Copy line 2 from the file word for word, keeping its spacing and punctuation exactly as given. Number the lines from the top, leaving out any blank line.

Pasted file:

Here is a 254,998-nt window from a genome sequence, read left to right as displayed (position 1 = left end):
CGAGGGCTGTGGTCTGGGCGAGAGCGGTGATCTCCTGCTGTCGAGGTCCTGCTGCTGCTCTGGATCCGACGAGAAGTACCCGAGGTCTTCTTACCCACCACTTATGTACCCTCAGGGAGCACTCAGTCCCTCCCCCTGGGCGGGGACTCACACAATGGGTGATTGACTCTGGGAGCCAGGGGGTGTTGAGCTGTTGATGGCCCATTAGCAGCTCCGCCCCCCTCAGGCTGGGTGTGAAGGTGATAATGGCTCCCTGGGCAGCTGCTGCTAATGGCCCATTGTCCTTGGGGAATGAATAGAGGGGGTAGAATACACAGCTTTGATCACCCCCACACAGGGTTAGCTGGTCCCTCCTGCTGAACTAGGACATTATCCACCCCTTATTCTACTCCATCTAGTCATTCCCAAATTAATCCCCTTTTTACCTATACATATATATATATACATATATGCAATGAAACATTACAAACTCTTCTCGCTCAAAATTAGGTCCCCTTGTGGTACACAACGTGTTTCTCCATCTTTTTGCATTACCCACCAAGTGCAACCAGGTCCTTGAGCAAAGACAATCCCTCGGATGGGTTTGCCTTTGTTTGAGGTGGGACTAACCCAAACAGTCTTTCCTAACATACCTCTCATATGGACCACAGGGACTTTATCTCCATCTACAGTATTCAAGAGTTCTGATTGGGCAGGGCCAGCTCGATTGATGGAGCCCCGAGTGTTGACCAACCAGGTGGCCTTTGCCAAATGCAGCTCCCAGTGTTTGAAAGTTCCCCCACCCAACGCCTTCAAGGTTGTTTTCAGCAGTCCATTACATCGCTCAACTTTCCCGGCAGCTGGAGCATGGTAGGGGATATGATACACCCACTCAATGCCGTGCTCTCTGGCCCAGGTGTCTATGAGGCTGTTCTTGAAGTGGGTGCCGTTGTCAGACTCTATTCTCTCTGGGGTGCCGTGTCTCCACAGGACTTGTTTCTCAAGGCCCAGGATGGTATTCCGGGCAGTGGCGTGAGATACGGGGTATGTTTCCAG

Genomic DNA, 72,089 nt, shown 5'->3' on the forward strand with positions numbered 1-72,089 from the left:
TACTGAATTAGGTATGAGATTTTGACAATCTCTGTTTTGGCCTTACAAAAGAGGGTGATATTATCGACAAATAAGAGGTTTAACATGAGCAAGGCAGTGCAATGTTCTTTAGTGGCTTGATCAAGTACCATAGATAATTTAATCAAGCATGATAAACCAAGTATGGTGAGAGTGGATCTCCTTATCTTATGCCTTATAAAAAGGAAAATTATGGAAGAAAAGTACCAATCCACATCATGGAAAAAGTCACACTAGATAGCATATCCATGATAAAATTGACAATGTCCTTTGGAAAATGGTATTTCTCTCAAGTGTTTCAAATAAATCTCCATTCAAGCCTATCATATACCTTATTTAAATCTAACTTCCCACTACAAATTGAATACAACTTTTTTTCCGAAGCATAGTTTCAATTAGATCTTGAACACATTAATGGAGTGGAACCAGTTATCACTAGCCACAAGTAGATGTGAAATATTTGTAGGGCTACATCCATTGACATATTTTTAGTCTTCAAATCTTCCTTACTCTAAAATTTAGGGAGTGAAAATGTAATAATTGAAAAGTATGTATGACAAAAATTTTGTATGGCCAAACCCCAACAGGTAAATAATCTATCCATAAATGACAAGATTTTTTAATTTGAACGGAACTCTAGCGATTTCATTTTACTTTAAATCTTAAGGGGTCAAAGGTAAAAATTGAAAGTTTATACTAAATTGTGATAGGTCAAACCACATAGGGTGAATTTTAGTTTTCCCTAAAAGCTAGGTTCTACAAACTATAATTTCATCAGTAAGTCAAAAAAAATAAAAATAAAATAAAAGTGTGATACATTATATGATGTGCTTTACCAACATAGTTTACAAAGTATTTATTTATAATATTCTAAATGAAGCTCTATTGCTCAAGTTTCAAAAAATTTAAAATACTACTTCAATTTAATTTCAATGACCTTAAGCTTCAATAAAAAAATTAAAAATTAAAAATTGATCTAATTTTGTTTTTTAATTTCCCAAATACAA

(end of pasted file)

CGAGGGCTGTGGTCTGGGCGAGAGCGGTGATCTCCTGCTGTCGAGGTCCTGCTGCTGCTCTGGATCCGACGAGAAGTACCCGAGGTCTTCTTACCCACCACTTATGTACCCTCAGGGAGCACTCAGTCCCTCCCCCTGGGCGGGGACTCACACAATGGGTGATTGACTCTGGGAGCCAGGGGGTGTTGAGCTGTTGATGGCCCATTAGCAGCTCCGCCCCCCTCAGGCTGGGTGTGAAGGTGATAATGGCTCCCTGGGCAGCTGCTGCTAATGGCCCATTGTCCTTGGGGAATGAATAGAGGGGGTAGAATACACAGCTTTGATCACCCCCACACAGGGTTAGCTGGTCCCTCCTGCTGAACTAGGACATTATCCACCCCTTATTCTACTCCATCTAGTCATTCCCAAATTAATCCCCTTTTTACCTATACATATATATATATACATATATGCAATGAAACATTACAAACTCTTCTCGCTCAAAATTAGGTCCCCTTGTGGTACACAACGTGTTTCTCCATCTTTTTGCATTACCCACCAAGTGCAACCAGGTCCTTGAGCAAAGACAATCCCTCGGATGGGTTTGCCTTTGTTTGAGGTGGGACTAACCCAAACAGTCTTTCCTAACATACCTCTCATATGGACCACAGGGACTTTATCTCCATCTACAGTATTCAAGAGTTCTGATTGGGCAGGGCCAGCTCGATTGATGGAGCCCCGAGTGTTGACCAACCAGGTGGCCTTTGCCAAATGCAGCTCCCAGTGTTTGAAAGTTCCCCCACCCAACGCCTTCAAGGTTGTTTTCAGCAGTCCATTACATCGCTCAACTTTCCCGGCAGCTGGAGCATGGTAGGGGATATGATACACCCACTCAATGCCGTGCTCTCTGGCCCAGGTGTCTATGAGGCTGTTCTTGAAGTGGGTGCCGTTGTCAGACTCTATTCTCTCTGGGGTGCCGTGTCTCCACAGGACTTGTTTCTCAAGGCCCAGGATGGTATTCCGGGCAGTGGCGTGAGATACGGGGTATGTTTCCAG